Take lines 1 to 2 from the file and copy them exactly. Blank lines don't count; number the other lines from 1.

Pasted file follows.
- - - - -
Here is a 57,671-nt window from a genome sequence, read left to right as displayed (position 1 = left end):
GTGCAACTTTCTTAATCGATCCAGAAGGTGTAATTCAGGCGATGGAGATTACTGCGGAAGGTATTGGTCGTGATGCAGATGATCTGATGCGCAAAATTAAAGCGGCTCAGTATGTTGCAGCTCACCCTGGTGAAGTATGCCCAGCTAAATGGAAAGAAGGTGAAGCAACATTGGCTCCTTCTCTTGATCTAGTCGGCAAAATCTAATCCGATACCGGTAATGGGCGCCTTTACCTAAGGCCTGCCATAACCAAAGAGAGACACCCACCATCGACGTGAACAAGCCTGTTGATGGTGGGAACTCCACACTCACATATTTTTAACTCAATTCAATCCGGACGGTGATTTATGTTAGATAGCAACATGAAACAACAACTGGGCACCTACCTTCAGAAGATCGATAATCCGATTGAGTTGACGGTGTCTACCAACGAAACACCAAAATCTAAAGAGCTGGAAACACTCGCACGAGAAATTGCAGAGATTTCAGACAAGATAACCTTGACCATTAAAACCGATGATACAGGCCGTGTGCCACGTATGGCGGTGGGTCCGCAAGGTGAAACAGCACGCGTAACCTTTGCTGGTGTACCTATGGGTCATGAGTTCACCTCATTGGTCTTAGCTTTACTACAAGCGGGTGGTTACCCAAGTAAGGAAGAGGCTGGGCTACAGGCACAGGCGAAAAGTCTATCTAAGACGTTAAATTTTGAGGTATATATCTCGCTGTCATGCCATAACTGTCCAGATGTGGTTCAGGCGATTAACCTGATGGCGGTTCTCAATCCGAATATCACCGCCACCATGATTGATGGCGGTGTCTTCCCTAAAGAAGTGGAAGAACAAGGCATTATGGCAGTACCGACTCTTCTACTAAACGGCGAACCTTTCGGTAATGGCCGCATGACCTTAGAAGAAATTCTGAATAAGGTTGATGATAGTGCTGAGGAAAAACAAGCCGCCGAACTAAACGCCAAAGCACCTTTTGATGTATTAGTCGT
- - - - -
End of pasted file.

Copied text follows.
Here is a 57,671-nt window from a genome sequence, read left to right as displayed (position 1 = left end):
GTGCAACTTTCTTAATCGATCCAGAAGGTGTAATTCAGGCGATGGAGATTACTGCGGAAGGTATTGGTCGTGATGCAGATGATCTGATGCGCAAAATTAAAGCGGCTCAGTATGTTGCAGCTCACCCTGGTGAAGTATGCCCAGCTAAATGGAAAGAAGGTGAAGCAACATTGGCTCCTTCTCTTGATCTAGTCGGCAAAATCTAATCCGATACCGGTAATGGGCGCCTTTACCTAAGGCCTGCCATAACCAAAGAGAGACACCCACCATCGACGTGAACAAGCCTGTTGATGGTGGGAACTCCACACTCACATATTTTTAACTCAATTCAATCCGGACGGTGATTTATGTTAGATAGCAACATGAAACAACAACTGGGCACCTACCTTCAGAAGATCGATAATCCGATTGAGTTGACGGTGTCTACCAACGAAACACCAAAATCTAAAGAGCTGGAAACACTCGCACGAGAAATTGCAGAGATTTCAGACAAGATAACCTTGACCATTAAAACCGATGATACAGGCCGTGTGCCACGTATGGCGGTGGGTCCGCAAGGTGAAACAGCACGCGTAACCTTTGCTGGTGTACCTATGGGTCATGAGTTCACCTCATTGGTCTTAGCTTTACTACAAGCGGGTGGTTACCCAAGTAAGGAAGAGGCTGGGCTACAGGCACAGGCGAAAAGTCTATCTAAGACGTTAAATTTTGAGGTATATATCTCGCTGTCATGCCATAACTGTCCAGATGTGGTTCAGGCGATTAACCTGATGGCGGTTCTCAATCCGAATATCACCGCCACCATGATTGATGGCGGTGTCTTCCCTAAAGAAGTGGAAGAACAAGGCATTATGGCAGTACCGACTCTTCTACTAAACGGCGAACCTTTCGGTAATGGCCGCATGACCTTAGAAGAAATTCTGAATAAGGTTGATGATAGTGCTGAGGAAAAACAAGCCGCCGAACTAAACGCCAAAGCACCTTTTGATGTATTAGTCGT